To say that the film has evoked a storm of ire on the right would be an understatement. Big Hollywood's John Nolte, one of my favorite outspoken right-wing film essayists, blasted the film, calling it "a sanctimonious thud of a movie so infested with one-dimensional characters and PC cliches that not a single plot turn, large or small, surprises.... Think of 'Avatar' as 'Death Wish' for leftists, a simplistic, revisionist revenge fantasy where if you freakin' hate the bad guys (America) you're able to forgive the by-the-numbers predictability of it all."

John Podhoretz, the Weekly Standard's film critic, called the film "blitheringly stupid; indeed, it's among the dumbest movies I've ever seen." He goes on to say: "You're going to hear a lot over the next couple of weeks about the movie's politics -- about how it's a Green epic about despoiling the environment, and an attack on the war in Iraq.... The conclusion does ask the audience to root for the defeat of American soldiers at the hands of an insurgency. So it is a deep expression of anti-Americanism -- kind of. The thing is, one would be giving Jim Cameron too much credit to take 'Avatar' -- with its ... hatred of the military and American institutions and the notion that to be human is just way uncool -- at all seriously as a political document. It's more interesting as an example of how deeply rooted these standard issue counterculture cliches in Hollywood have become by now."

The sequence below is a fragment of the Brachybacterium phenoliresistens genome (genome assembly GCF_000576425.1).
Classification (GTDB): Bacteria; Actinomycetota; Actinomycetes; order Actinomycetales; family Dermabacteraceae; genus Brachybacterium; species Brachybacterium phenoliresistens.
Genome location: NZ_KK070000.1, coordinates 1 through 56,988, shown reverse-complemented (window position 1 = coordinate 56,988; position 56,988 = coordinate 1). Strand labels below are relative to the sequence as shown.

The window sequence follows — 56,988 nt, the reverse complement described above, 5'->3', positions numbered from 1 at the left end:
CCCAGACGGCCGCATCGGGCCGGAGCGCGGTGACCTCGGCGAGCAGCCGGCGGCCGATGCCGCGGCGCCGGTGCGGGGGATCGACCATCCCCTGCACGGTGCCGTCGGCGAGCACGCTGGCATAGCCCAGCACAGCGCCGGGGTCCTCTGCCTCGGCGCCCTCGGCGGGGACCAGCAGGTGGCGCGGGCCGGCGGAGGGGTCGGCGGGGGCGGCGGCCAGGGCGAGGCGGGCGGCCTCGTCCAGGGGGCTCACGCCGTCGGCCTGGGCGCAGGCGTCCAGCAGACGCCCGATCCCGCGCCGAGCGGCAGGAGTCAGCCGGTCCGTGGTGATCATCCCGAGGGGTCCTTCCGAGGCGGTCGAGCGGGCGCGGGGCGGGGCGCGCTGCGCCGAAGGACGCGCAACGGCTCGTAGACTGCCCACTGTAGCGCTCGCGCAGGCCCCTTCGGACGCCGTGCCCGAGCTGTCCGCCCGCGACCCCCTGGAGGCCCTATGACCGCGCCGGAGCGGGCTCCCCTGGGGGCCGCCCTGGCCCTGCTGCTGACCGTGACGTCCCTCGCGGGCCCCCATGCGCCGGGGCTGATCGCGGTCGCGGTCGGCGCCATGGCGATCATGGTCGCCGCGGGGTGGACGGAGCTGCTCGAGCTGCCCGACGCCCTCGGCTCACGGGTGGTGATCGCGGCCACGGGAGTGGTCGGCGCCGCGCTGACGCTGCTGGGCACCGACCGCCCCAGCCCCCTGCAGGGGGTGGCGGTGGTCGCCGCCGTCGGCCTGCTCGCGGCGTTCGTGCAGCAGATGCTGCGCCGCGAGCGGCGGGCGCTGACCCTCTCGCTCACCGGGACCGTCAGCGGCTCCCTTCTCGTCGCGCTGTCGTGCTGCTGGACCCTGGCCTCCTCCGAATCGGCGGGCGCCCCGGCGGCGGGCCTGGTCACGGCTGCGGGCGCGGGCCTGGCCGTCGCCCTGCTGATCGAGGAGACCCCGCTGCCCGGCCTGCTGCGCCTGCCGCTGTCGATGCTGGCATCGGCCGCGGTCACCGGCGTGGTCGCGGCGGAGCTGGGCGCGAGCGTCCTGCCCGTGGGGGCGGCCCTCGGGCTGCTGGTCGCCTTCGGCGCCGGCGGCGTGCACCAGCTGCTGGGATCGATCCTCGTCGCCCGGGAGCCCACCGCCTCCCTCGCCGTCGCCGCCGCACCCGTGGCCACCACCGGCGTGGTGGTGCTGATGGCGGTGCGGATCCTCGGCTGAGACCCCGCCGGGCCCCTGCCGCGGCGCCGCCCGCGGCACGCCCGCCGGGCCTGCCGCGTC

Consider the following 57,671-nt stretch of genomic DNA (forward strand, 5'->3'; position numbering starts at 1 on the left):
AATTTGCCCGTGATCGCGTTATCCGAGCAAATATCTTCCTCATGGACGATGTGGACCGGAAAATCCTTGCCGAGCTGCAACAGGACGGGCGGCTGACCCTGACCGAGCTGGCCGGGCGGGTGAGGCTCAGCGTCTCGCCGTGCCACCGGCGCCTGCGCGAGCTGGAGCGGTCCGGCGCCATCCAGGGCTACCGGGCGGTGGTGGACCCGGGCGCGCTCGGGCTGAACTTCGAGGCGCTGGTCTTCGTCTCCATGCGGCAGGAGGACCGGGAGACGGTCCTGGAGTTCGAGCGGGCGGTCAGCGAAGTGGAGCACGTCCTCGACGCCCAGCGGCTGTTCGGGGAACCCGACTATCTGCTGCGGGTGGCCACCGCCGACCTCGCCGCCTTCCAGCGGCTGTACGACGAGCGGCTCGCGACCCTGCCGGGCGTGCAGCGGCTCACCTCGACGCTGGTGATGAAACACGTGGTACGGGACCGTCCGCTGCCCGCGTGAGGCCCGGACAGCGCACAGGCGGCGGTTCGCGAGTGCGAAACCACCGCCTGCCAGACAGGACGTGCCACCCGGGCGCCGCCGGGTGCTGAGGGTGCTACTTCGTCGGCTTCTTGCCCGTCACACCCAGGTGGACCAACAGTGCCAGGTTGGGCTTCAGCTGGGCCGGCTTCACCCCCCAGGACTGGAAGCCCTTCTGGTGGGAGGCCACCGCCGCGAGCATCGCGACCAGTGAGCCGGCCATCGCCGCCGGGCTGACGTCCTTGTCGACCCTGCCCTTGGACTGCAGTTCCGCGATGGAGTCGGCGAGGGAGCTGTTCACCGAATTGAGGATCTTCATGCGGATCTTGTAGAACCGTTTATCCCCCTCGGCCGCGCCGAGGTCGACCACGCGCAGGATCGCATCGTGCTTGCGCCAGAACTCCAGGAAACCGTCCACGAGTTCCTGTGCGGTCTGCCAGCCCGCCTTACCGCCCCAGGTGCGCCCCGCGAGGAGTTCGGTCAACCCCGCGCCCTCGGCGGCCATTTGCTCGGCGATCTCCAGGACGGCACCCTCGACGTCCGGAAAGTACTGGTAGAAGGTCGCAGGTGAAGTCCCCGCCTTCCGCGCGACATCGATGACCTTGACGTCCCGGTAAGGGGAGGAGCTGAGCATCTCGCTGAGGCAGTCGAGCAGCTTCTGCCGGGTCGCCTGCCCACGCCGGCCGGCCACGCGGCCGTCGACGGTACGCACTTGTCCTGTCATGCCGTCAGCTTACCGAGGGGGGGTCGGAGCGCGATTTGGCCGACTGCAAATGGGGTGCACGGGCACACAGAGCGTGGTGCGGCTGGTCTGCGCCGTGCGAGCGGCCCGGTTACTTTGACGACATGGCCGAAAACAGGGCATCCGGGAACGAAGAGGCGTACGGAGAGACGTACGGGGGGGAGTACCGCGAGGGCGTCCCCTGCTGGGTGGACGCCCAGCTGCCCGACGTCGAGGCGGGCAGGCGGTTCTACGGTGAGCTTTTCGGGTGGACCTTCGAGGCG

Ross Douthat, writing in the New York Times, took Cameron to task on another favorite conservative front, as yet another Hollywood filmmaker who refuses to acknowledge the power of religion. Douthat calls "Avatar" the "Gospel according to James. But not the Christian Gospel. Instead, 'Avatar' is Cameron's long apologia for pantheism -- a faith that equates God with Nature, and calls humanity into religious communion with the natural world." Douthat contends that societies close to nature, like the Na'vi in "Avatar," aren't shining Edens at all -- "they're places where existence tends to be nasty, brutish and short."